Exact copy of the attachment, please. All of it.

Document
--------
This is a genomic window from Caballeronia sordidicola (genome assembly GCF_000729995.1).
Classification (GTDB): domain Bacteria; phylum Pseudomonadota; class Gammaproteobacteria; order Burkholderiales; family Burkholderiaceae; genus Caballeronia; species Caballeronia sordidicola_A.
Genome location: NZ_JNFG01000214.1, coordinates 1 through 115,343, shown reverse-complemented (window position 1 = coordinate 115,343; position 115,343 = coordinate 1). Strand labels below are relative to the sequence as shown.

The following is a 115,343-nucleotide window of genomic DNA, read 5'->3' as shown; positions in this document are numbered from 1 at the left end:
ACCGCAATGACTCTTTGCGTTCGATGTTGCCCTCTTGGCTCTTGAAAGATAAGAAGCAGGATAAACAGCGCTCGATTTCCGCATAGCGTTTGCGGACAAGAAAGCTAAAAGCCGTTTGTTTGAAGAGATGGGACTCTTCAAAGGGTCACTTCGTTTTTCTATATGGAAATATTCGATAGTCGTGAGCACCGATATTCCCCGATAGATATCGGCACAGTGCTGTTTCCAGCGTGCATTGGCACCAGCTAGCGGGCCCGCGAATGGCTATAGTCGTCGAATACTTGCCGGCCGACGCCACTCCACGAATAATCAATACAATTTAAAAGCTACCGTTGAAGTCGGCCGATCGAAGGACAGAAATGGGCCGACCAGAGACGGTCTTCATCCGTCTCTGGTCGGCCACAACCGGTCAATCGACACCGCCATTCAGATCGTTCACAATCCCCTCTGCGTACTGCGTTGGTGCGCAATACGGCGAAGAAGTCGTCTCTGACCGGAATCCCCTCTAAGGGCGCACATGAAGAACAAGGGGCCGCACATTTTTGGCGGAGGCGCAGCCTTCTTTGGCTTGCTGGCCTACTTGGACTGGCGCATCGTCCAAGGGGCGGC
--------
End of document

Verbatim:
This is a genomic window from Caballeronia sordidicola (genome assembly GCF_000729995.1).
Classification (GTDB): domain Bacteria; phylum Pseudomonadota; class Gammaproteobacteria; order Burkholderiales; family Burkholderiaceae; genus Caballeronia; species Caballeronia sordidicola_A.
Genome location: NZ_JNFG01000214.1, coordinates 1 through 115,343, shown reverse-complemented (window position 1 = coordinate 115,343; position 115,343 = coordinate 1). Strand labels below are relative to the sequence as shown.

The following is a 115,343-nucleotide window of genomic DNA, read 5'->3' as shown; positions in this document are numbered from 1 at the left end:
ACCGCAATGACTCTTTGCGTTCGATGTTGCCCTCTTGGCTCTTGAAAGATAAGAAGCAGGATAAACAGCGCTCGATTTCCGCATAGCGTTTGCGGACAAGAAAGCTAAAAGCCGTTTGTTTGAAGAGATGGGACTCTTCAAAGGGTCACTTCGTTTTTCTATATGGAAATATTCGATAGTCGTGAGCACCGATATTCCCCGATAGATATCGGCACAGTGCTGTTTCCAGCGTGCATTGGCACCAGCTAGCGGGCCCGCGAATGGCTATAGTCGTCGAATACTTGCCGGCCGACGCCACTCCACGAATAATCAATACAATTTAAAAGCTACCGTTGAAGTCGGCCGATCGAAGGACAGAAATGGGCCGACCAGAGACGGTCTTCATCCGTCTCTGGTCGGCCACAACCGGTCAATCGACACCGCCATTCAGATCGTTCACAATCCCCTCTGCGTACTGCGTTGGTGCGCAATACGGCGAAGAAGTCGTCTCTGACCGGAATCCCCTCTAAGGGCGCACATGAAGAACAAGGGGCCGCACATTTTTGGCGGAGGCGCAGCCTTCTTTGGCTTGCTGGCCTACTTGGACTGGCGCATCGTCCAAGGGGCGGC